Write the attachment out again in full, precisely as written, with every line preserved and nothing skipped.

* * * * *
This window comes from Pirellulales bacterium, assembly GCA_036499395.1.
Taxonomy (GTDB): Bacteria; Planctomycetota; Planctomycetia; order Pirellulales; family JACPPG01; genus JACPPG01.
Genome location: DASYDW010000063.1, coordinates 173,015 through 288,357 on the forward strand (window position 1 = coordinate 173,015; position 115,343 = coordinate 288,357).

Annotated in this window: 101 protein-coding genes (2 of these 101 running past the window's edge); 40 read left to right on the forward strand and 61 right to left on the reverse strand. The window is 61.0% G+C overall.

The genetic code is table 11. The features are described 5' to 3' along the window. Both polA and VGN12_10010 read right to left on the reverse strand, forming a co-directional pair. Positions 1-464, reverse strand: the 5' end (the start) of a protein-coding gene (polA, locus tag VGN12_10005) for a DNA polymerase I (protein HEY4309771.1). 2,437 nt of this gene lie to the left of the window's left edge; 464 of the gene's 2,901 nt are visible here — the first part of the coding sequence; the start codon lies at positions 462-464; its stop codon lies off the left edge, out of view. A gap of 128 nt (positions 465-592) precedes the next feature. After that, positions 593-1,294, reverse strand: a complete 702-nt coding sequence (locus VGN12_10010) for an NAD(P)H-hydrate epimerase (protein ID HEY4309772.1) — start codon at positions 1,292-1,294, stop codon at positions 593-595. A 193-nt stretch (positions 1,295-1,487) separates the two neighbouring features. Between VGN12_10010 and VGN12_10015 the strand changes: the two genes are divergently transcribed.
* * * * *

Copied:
This window comes from Pirellulales bacterium, assembly GCA_036499395.1.
Taxonomy (GTDB): Bacteria; Planctomycetota; Planctomycetia; order Pirellulales; family JACPPG01; genus JACPPG01.
Genome location: DASYDW010000063.1, coordinates 173,015 through 288,357 on the forward strand (window position 1 = coordinate 173,015; position 115,343 = coordinate 288,357).

Annotated in this window: 101 protein-coding genes (2 of these 101 running past the window's edge); 40 read left to right on the forward strand and 61 right to left on the reverse strand. The window is 61.0% G+C overall.

The genetic code is table 11. The features are described 5' to 3' along the window. Both polA and VGN12_10010 read right to left on the reverse strand, forming a co-directional pair. Positions 1-464, reverse strand: the 5' end (the start) of a protein-coding gene (polA, locus tag VGN12_10005) for a DNA polymerase I (protein HEY4309771.1). 2,437 nt of this gene lie to the left of the window's left edge; 464 of the gene's 2,901 nt are visible here — the first part of the coding sequence; the start codon lies at positions 462-464; its stop codon lies off the left edge, out of view. A gap of 128 nt (positions 465-592) precedes the next feature. After that, positions 593-1,294, reverse strand: a complete 702-nt coding sequence (locus VGN12_10010) for an NAD(P)H-hydrate epimerase (protein ID HEY4309772.1) — start codon at positions 1,292-1,294, stop codon at positions 593-595. A 193-nt stretch (positions 1,295-1,487) separates the two neighbouring features. Between VGN12_10010 and VGN12_10015 the strand changes: the two genes are divergently transcribed.